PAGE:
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Short Note                                                                            15 November 2016

Changing SA scene    

by Cees Bruggemans          words 570

We face a policy switch in the US in 2017, meaning fiscal taking the lead through bigger deficits and monetary becoming defensive through higher rates. Higher bond yields and stronger Dollar anticipate this and otherwise will follow. Also, any trade accords may suffer revision, naturally at our expensive. Thus directly & indirectly we face possibly steep Trump premiums. This implies downside for the Rand, given our sizeable current account deficit near 3% of GDP.

As if any of this isn't enough, there is our domestic angle. The nuclear deal has become ever more ominous following reported August talks between Gwede and Julius. What is coming more clearly into focus is the Zuma staying power and voice in the succession. As a consequence we face short-term risks (rating agencies giving up on us, downrating us, giving further downside risk to the Rand). But on a slightly longer time frame we face much more momentous risks if the Zuma presidency were to throw its weight around, shuffle cabinet and force through the nuclear deal. Would that be sudden death?

 

While the Trump win is momentous and the imminent policy changes significant, it frankly all pales into insignificance next to the risks we are apparently running domestically in SA. If, as reportedly suggested, the Russians have already been committed upfront, and it now requires a political act in SA to formalize this deal, it doesn't look like the national interest has been served. Instead, it may have been sunk. If so, markets won't be slow to reflect this once confirmed, and rating agencies may need to have another look at our contingent liabilities these next 50 years.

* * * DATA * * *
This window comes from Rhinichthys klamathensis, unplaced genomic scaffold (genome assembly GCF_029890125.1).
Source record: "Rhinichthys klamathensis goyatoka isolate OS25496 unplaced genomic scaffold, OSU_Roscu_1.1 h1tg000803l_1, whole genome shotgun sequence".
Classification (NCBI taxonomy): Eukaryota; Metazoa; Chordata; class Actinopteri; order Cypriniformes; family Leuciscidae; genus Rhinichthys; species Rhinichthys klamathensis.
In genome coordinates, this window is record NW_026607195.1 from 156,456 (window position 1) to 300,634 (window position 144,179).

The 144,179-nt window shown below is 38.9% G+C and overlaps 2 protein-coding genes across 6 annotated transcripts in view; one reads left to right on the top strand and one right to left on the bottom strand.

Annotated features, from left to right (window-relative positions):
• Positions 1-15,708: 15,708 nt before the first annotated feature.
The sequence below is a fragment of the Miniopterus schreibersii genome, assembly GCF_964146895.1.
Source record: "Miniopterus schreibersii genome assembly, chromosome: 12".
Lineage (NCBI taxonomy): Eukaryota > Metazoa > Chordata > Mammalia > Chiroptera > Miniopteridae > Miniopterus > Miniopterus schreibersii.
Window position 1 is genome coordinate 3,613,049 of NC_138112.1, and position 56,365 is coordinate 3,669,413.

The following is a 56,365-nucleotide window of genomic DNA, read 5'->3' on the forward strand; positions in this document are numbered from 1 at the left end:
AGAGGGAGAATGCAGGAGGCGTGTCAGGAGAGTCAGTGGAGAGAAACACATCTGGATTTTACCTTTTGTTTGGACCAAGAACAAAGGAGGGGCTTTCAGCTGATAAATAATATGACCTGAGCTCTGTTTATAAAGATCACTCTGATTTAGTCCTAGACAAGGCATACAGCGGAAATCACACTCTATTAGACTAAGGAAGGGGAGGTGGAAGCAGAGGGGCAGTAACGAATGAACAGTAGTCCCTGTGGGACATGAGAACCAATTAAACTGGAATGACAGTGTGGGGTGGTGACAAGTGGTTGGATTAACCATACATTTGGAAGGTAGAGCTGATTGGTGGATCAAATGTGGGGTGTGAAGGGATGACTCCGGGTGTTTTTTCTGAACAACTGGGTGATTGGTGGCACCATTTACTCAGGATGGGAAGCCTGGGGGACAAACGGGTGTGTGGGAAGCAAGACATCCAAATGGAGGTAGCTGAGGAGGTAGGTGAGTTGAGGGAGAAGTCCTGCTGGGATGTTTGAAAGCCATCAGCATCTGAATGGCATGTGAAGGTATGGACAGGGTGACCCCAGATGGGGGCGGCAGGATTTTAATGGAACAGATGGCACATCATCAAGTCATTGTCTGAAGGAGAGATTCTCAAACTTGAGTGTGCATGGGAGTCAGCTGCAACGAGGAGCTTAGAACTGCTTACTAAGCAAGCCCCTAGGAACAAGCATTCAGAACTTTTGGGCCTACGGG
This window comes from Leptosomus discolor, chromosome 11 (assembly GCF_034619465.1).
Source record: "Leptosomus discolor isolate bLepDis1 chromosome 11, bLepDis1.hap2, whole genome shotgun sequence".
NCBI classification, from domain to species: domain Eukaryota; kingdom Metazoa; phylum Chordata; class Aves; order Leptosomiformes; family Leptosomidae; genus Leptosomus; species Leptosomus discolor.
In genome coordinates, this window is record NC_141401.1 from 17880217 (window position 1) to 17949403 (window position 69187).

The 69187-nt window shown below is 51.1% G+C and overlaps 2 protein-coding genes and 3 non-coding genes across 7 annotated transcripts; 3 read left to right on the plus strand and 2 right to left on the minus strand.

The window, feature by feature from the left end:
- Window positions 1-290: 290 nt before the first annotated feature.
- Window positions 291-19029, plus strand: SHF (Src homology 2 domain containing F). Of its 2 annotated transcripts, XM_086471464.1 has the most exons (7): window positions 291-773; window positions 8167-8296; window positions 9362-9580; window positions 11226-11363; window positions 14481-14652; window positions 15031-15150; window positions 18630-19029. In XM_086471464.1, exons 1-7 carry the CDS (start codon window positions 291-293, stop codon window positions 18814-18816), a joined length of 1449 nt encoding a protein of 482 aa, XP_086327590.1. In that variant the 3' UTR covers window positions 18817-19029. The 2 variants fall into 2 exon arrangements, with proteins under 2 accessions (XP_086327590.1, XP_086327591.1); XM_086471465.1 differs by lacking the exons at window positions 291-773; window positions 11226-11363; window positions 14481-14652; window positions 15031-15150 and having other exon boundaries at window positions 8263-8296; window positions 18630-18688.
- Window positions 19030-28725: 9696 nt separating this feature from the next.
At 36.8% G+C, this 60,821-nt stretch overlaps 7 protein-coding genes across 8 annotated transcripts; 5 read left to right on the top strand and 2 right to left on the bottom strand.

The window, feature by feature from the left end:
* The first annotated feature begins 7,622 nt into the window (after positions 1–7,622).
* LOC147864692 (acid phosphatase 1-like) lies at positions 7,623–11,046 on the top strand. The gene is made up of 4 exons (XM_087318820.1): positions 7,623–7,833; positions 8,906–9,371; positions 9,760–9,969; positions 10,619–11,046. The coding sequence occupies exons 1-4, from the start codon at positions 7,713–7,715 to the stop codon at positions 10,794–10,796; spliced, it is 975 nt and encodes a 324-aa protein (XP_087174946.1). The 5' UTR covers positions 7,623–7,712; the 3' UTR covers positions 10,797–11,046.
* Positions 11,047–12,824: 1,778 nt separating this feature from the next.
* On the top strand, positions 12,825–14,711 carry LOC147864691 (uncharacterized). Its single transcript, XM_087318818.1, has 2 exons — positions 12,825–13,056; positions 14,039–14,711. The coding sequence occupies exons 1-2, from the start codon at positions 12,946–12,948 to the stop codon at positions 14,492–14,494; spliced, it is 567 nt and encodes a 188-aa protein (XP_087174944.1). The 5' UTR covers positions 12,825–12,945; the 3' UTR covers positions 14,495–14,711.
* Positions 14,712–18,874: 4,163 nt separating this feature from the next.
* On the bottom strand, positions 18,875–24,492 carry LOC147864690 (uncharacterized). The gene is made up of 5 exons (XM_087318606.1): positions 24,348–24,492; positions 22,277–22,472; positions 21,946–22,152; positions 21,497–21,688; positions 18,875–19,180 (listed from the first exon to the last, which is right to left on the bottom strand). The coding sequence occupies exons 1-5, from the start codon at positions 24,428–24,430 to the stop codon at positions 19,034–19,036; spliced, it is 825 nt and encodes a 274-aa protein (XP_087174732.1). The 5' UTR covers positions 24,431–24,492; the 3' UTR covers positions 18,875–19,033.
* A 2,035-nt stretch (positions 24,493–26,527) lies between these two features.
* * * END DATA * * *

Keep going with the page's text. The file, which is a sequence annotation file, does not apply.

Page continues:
So if a stronger Dollar implies a weaker Rand, formal inking of a nuclear power deal might suggest further weakening of the national finances warranting yet more degrading and Rand weakening.

A substantially undervalued Rand in 2017, though supportive for exporters, will likely boost our inflation performance anew. In turn, such a prospect is likely to keep the SARB highly vigilant, in any case assured by the US policy switch to a more defensive monetary stance, and more Fed interest rate hikes in 2017-2018, with markets yet to fully discount this (promising yet more turmoil for us?).

It suggests renewed SARB emphasis on a still rising rate trajectory, rather than confirming rate peaking and potential rate cutting next year. Only an ending of the Zuma era, and a nuclear deal being prevented, with rating agencies keeping the fate, might bring the Rand back anew and at some point lower the inflation performance enough for SARB to confirm rate peaking followed by rate cutting.

For now that appears a bridge too far. We have yet to see how severe the Trump policy switching impact will be for us. The bigger question involves the Zuma succession and whether it will turn out to be affordable or totally beyond reach, being a peach of a pension send-off.

Meanwhile Judge Dennis Davis of the tax committee reportedly doesn't see a VAT hike next Feb, but he does see a top income tax rate of 45%. And various sources suggest the university chaos hasn't been resolved yet. Quality academics, and higher income students, are draining away overseas, and what remains can be expected to protest and cost a lot more over the next three years. These are non-sustainable trends in a stagnating economy structurally getting weaker.

 

Cees Bruggemans

Bruggemans & Associates, Consulting Economists

 

Website  www.bruggemans.co.za

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